• Financial support. This involves provision of the financial resources to maintain your household. Obviously, a big deal breaker can be financial irresponsibility in a relationship, because it affects every aspect of your life together.
• Domestic support. This includes assistance with household tasks and caring for the home and children in a way that create an home that is a haven and refuge from stress. When you offer domestic support, you avoid taking your partner for granted.
• Family commitment. This is the ability to provide for the moral and educational development of the children and family unit.
• Admiration. This is being shown respect and appreciation.
The more you engage in meeting your mates most important emotional needs, the more you trigger feelings of affection and love towards you. Obviously, there needs to be a commitment that you will do this for each other, not allowing an outsider to meet one’s needs Many relationships are shipwrecked when a person of the opposite sex meets your mate’ s emotional needs, or someone else starts to build up an account in your love bank because they are meeting your needs, and your needs are not being met by your partner. If this is happening, take action! Be honest with your partner. Avoid allowing someone other than your mate to meet your needs by telling them about your personal feelings and problems. Start working on the relationship with your partner as soon as possible.
Nurturing involves a commitment to your mate. This means that other relationships and other things have lesser priority, including your career, your house, your parents, your hobbies and even your children. Creeping separateness is the great enemy of romantic love. It is estimated a couple need to give each other as much as fifteen hours per week of undivided attention to build the romance in marriage.
I would like to remind women in particular about some rules in communication, although of course these things apply equally to men and women :
Never repeat to anyone anything your mate tells you in confidence.
Give your mate total undivided attention when he speaks to you about his inner self. This may not be as easy for him as it is for you.
Do not interrupt or jump to conclusions.
Acknowledge you understand, even if you disagree. Reflect back what you heard. Don’t let disagreement sound like disapproval.
When you share thoughts, avoid blaming him. If either of you becomes defensive the communication is shattered.
Nurture involves doing kind things for your mate. It may seem trivial to you, but perhaps your partner likes his or her coffee a certain way or being accompanied to the doctor. It may seem unimportant to you , but nurture is kindness in action. Saying “thank you” or “ I love you” are ways of nurturing. Building your partner up with encouraging or admiring words is a way of nurturing. Being forgiving is nurturing. Nurturing entails strengthening your partner and bringing peace (as opposed to fault finding and criticism. ) Treat your partner as a VIP at home and in the presence of others.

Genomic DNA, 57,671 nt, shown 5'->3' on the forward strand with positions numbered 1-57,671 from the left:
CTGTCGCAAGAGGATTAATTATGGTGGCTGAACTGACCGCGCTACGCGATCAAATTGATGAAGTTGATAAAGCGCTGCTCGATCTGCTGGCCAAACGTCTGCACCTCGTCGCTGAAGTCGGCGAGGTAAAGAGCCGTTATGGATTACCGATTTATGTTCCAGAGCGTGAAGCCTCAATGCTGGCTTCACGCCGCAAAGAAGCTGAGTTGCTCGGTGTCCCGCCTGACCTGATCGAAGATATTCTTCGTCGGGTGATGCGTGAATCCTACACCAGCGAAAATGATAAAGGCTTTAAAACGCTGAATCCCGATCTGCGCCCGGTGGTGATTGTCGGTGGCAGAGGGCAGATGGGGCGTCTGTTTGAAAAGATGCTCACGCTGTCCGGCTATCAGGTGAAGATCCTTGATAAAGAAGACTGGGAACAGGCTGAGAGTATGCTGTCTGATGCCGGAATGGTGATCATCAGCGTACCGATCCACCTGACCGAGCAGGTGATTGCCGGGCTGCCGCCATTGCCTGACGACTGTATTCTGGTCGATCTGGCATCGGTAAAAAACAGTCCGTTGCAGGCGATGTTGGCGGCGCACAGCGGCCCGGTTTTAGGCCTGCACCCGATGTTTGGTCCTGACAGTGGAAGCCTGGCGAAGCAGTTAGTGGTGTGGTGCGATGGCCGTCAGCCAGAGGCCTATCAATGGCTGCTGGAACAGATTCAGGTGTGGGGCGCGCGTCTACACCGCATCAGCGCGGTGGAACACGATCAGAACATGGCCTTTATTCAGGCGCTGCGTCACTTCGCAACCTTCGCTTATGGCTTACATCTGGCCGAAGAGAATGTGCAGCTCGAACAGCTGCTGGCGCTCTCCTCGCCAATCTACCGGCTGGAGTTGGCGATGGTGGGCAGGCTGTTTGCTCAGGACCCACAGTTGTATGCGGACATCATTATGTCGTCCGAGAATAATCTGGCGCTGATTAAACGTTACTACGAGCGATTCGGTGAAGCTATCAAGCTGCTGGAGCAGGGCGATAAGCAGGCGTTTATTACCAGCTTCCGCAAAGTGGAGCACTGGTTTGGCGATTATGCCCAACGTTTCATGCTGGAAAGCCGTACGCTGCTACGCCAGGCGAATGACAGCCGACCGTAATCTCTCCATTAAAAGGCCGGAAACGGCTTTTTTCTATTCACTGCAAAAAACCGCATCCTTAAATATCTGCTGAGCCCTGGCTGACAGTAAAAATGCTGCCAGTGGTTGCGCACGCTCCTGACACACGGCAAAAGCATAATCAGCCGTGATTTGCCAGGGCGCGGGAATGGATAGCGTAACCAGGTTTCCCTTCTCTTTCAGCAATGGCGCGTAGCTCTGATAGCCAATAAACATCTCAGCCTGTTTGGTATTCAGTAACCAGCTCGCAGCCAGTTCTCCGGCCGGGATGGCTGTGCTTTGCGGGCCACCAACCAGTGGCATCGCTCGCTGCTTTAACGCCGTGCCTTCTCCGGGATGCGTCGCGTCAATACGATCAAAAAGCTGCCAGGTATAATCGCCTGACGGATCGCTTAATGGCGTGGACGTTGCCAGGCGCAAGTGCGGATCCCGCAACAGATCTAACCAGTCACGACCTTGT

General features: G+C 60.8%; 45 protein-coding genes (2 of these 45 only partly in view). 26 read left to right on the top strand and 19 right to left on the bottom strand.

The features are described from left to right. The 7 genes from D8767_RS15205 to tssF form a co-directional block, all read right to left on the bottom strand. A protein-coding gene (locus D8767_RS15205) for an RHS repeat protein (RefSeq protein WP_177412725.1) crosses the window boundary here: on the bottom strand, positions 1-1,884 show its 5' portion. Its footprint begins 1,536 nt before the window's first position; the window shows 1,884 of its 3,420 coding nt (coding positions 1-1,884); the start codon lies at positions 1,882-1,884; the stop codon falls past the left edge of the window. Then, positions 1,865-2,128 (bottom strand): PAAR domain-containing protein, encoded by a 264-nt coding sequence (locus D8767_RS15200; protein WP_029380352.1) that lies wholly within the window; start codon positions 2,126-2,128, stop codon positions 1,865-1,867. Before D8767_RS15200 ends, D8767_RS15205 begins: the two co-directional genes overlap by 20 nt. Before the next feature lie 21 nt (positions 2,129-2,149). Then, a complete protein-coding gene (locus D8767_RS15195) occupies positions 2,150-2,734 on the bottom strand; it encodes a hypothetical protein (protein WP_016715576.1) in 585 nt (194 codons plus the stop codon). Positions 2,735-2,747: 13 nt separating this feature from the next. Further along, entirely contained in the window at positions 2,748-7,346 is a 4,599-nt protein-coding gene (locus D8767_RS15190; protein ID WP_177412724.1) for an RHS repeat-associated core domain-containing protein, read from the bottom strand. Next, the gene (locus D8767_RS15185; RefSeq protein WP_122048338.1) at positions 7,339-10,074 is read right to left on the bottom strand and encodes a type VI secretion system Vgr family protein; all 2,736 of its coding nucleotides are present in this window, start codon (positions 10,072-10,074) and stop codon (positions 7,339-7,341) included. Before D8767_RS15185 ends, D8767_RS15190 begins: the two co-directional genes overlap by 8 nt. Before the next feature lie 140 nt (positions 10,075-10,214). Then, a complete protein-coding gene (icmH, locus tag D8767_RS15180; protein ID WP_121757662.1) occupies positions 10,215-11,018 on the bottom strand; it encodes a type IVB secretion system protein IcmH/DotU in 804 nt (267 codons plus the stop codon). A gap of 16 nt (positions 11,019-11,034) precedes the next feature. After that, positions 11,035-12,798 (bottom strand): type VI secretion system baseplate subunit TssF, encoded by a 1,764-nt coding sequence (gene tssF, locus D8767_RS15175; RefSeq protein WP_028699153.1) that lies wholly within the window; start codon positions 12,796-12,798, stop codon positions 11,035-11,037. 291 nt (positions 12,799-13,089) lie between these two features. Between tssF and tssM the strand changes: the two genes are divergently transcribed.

The more you find ways to share your lives, the less lonely you feel. Sharing may involve actually being together during leisure or activities, but also involves talking about the things you do separately, such as individual hobbies and perhaps your work. A great way of sharing is to do a special project together or develop some interest in common. Plan for a date together. Set goals together. Treat your partner as your best friend.
Show affection by touching-holding hands, hugging often, sitting close, going to bed at the same time and cuddling,
Remember, nurturing in a relationship can be pleasant and delightful, but at some point it may become a necessity. A time may come when you are ill or incapacitated, unable to care for yourself. Terminal illness, emotional collapse or a serious accident may come your way and then we need a partner who can nurture us when we cannot care for ourselves. Almost all wedding vows include the promise to cherish each other in the best and worst circumstances. The higher your balance is in your partner’s love bank, the more likely it is that he or she will have enough cherished memories to draw on even in these trying and difficult times. Whether or not we can count on each other in a crisis often depends on how graciously we are caring for each other now on a daily basis. The way we handle minor crises now-a warm hug, a reassuring word, a helping hand or a willingness to meet our mate’s important emotional needs now prove what kind of marriage partners we really are. Trust is the feeling that your mate will be there for you no matter what. Loyalty is the assurance your mate won’t change, even if things are tough. Both are essential ingredients of sustained romantic love.
References :Harley WF &. Chalmers JH 1998. Surviving an Affair. Revel. Michigan.
Wheat Ed 1989. Secret choices. Zondervan . Michigan .
Compiled by DR. B.L. WADE
Olive Branch 37 Wordsworth Avenue Farrarmere Benoni
Tel: 072 122 4766 / 011 849-7473.
Dr Barbara Wade is an accredited member of Saaswipp (the South African Association of Social Workers in Private Practice) and practices in the field of individual and family therapy, as well as specializing in all forms of trauma